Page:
WELLINGTON (Bloomberg) - The global bond rout gathered pace in Asia, with Japanese notes slipping a fourth day after Mario Draghi forecast faster euro-area inflation and continued market volatility.
Yields on 10-year Japanese government bonds climbed 3 basis points to 0.49 per cent by 11:51 a.m. in Tokyo, the highest level since November, while Australian yields increased for a third day.
This year's gains in global bonds evaporated as the European Central Bank chief inflamed a selloff in German bunds, saying price growth in the region would pick up further.
"There's a huge selloff all over the world," said Kim Youngsung, the head of overseas investment at South Korea's Government Employees Pension Service in Seoul. "The European economy is back on track. The U.S. economy is stable. Suddenly we're worried about inflation."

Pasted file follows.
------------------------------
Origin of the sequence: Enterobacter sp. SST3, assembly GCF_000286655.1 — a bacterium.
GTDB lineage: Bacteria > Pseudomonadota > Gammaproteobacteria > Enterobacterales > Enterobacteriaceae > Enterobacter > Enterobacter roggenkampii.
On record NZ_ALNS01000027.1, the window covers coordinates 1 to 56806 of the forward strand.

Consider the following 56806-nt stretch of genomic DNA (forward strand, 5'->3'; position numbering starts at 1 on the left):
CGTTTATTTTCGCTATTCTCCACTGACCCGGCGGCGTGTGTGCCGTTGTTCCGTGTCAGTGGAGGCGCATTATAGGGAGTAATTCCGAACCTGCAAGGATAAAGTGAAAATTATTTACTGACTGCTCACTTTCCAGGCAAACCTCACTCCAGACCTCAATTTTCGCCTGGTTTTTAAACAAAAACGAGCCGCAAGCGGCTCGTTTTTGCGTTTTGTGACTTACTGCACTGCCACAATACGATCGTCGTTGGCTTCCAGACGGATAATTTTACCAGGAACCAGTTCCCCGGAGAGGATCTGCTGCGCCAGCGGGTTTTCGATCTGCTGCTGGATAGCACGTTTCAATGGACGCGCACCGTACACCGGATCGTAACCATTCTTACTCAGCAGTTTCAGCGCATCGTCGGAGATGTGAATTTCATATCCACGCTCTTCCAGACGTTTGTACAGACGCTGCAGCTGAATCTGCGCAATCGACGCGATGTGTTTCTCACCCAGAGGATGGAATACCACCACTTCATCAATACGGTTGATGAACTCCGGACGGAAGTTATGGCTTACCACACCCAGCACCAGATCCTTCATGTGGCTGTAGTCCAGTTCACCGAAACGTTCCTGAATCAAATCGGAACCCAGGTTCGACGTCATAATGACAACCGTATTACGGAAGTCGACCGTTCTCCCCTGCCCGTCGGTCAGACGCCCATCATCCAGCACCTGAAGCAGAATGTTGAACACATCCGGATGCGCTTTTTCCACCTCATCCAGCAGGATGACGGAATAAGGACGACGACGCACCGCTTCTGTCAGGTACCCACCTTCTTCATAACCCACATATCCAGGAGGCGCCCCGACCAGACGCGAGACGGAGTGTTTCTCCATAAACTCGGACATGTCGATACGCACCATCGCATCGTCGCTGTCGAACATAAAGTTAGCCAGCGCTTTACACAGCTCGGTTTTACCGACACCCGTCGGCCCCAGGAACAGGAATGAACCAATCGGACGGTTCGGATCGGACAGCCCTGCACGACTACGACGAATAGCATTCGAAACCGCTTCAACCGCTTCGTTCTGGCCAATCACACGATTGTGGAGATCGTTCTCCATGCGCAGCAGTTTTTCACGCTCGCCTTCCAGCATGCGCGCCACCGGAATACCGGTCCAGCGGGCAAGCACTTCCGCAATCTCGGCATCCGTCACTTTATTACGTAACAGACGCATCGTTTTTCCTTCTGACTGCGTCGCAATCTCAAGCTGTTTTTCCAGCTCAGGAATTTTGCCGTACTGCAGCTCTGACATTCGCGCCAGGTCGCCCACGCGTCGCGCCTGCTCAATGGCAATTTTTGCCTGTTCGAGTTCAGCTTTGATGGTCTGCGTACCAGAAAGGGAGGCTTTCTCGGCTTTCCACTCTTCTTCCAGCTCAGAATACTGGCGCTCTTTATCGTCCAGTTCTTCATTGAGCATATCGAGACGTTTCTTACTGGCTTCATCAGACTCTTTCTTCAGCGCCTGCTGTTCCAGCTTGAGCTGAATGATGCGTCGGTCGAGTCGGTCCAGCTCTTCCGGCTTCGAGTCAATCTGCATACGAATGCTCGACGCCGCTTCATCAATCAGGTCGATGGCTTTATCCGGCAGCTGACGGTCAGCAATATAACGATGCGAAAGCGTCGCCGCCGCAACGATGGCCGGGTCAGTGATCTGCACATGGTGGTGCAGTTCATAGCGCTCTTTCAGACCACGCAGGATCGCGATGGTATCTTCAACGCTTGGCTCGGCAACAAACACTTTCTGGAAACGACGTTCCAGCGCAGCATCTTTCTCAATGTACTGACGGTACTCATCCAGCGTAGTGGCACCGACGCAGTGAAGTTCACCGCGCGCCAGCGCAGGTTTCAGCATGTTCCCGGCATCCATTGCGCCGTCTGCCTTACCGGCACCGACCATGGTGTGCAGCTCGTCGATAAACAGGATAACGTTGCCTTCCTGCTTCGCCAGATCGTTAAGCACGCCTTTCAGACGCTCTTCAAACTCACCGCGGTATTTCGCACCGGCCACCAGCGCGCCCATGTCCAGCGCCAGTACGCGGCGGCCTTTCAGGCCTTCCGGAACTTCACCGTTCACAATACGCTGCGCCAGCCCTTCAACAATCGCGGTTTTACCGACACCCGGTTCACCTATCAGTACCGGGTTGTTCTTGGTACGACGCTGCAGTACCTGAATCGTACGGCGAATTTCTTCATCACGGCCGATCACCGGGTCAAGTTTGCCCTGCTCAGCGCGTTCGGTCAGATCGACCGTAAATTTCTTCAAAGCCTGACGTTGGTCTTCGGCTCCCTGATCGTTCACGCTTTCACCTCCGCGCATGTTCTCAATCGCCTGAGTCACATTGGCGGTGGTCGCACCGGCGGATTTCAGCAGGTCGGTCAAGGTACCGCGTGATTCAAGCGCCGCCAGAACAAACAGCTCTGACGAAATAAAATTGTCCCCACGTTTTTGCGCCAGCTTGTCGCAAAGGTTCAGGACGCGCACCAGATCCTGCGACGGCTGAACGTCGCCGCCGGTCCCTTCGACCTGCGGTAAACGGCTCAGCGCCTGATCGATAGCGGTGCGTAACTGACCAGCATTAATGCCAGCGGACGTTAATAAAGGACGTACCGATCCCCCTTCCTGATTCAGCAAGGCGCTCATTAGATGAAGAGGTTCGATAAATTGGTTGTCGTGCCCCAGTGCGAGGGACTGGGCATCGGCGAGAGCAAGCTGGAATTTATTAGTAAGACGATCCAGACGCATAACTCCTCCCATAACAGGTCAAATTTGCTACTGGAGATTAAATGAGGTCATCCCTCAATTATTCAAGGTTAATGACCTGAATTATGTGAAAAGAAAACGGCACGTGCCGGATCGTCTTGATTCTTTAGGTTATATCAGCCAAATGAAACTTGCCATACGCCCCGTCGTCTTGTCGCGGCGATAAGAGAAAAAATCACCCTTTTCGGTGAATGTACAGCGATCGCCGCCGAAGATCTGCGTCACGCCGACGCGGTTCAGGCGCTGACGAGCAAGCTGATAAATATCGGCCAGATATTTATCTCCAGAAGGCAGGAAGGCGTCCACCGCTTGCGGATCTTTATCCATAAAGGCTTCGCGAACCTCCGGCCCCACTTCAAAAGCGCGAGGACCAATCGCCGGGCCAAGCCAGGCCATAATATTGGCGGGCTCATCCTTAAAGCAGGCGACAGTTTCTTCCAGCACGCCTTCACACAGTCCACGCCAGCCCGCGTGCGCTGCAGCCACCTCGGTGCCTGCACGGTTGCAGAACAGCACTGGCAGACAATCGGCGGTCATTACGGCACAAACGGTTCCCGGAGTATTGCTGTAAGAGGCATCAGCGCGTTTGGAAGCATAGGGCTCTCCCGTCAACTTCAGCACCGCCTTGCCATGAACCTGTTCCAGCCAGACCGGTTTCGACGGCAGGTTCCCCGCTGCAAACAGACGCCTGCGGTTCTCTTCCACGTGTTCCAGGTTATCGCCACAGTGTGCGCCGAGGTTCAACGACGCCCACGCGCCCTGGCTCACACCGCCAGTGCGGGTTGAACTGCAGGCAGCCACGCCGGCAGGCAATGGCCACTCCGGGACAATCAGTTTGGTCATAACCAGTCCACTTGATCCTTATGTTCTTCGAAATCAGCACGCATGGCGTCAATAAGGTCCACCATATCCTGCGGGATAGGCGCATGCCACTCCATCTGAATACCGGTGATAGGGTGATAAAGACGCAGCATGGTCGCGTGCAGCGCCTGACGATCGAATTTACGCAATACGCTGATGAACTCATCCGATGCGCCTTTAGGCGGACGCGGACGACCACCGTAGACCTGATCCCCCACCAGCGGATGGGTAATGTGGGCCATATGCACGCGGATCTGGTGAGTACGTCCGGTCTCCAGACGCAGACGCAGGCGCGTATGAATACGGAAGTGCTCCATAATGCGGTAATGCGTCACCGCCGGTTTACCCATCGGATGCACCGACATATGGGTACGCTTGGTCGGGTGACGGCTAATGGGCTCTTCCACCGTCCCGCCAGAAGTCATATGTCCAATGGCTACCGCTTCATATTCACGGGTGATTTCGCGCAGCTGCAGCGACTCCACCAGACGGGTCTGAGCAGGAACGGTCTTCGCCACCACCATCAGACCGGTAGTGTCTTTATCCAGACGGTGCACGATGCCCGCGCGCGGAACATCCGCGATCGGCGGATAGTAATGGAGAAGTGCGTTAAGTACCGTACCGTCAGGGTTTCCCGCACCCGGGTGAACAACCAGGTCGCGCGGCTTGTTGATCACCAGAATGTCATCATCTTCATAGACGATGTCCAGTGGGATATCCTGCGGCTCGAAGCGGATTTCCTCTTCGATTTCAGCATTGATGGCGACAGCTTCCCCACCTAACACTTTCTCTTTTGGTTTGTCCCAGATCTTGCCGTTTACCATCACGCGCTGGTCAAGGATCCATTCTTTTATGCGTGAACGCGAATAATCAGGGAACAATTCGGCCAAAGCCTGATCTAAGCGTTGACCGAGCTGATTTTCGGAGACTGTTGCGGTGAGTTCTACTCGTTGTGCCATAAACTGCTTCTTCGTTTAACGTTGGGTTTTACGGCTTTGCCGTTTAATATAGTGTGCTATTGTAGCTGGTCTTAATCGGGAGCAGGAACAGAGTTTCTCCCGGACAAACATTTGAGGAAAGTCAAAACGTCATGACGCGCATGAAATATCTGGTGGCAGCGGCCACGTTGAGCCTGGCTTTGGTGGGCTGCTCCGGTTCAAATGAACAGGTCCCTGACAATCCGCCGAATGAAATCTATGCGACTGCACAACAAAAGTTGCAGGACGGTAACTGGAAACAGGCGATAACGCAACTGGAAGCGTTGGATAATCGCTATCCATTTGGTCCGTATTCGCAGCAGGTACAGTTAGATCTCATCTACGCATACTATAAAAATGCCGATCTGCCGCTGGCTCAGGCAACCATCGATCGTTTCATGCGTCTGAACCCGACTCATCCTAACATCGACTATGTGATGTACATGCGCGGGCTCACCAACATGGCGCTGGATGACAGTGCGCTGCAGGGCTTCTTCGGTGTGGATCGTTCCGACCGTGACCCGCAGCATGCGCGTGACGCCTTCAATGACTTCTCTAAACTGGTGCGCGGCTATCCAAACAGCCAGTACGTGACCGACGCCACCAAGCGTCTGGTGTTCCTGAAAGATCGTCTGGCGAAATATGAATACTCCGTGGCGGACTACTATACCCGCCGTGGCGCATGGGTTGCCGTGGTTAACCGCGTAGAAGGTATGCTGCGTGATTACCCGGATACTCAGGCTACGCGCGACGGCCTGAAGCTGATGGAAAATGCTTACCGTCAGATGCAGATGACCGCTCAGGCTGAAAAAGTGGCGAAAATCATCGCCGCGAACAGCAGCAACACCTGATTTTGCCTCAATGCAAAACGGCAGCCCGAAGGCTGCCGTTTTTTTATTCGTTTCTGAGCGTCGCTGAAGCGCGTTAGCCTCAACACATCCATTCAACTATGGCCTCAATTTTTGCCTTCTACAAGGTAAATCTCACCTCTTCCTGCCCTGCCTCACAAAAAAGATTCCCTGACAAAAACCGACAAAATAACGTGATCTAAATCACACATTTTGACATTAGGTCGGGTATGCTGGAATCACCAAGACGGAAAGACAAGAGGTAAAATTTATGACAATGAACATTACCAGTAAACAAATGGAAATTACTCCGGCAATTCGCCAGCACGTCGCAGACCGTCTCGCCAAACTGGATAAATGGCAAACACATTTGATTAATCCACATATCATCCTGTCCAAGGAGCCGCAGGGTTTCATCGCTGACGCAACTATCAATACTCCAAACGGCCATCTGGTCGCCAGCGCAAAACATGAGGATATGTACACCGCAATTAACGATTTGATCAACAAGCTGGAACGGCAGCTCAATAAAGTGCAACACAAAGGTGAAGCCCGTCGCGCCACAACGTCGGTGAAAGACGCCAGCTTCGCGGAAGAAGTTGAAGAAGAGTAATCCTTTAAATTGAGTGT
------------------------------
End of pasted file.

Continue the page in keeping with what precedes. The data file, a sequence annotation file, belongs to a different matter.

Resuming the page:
The Bank of America Merrill Lynch Global Broad Market Index of notes with a total face value of US$41 trillion is now down 0.4 per cent for the year, after being up as much as 2.3 per cent in mid-April. Ten-year German bund yields have soared by 39 basis points this week, to 0.88 per cent, the highest level this year.
In Asia, rates on Australian government debt due in a decade jumped 10 basis points to 3 per cent. Yields on similar-maturity New Zealand and Singaporean notes climbed at least four basis points. Ten-year South Korean sovereign yields rose 2 basis points to 2.47 per cent.